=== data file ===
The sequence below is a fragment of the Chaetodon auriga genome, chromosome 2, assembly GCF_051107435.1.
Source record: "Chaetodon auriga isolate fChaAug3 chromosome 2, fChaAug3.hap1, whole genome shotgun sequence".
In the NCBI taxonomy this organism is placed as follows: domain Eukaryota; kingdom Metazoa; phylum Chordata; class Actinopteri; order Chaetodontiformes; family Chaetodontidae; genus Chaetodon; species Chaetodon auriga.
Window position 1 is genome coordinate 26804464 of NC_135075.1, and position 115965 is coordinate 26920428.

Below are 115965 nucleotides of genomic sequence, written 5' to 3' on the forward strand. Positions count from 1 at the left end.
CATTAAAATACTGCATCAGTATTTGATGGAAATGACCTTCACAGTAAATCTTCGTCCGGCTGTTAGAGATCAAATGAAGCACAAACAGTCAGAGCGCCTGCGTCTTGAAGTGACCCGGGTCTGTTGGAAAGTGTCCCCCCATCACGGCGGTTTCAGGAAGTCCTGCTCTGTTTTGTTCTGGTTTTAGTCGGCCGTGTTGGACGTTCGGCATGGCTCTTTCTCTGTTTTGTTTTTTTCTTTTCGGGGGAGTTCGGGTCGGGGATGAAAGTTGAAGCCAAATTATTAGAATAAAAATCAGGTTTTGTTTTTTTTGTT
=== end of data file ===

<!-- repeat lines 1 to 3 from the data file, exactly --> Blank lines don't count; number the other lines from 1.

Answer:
The sequence below is a fragment of the Chaetodon auriga genome, chromosome 2, assembly GCF_051107435.1.
Source record: "Chaetodon auriga isolate fChaAug3 chromosome 2, fChaAug3.hap1, whole genome shotgun sequence".
In the NCBI taxonomy this organism is placed as follows: domain Eukaryota; kingdom Metazoa; phylum Chordata; class Actinopteri; order Chaetodontiformes; family Chaetodontidae; genus Chaetodon; species Chaetodon auriga.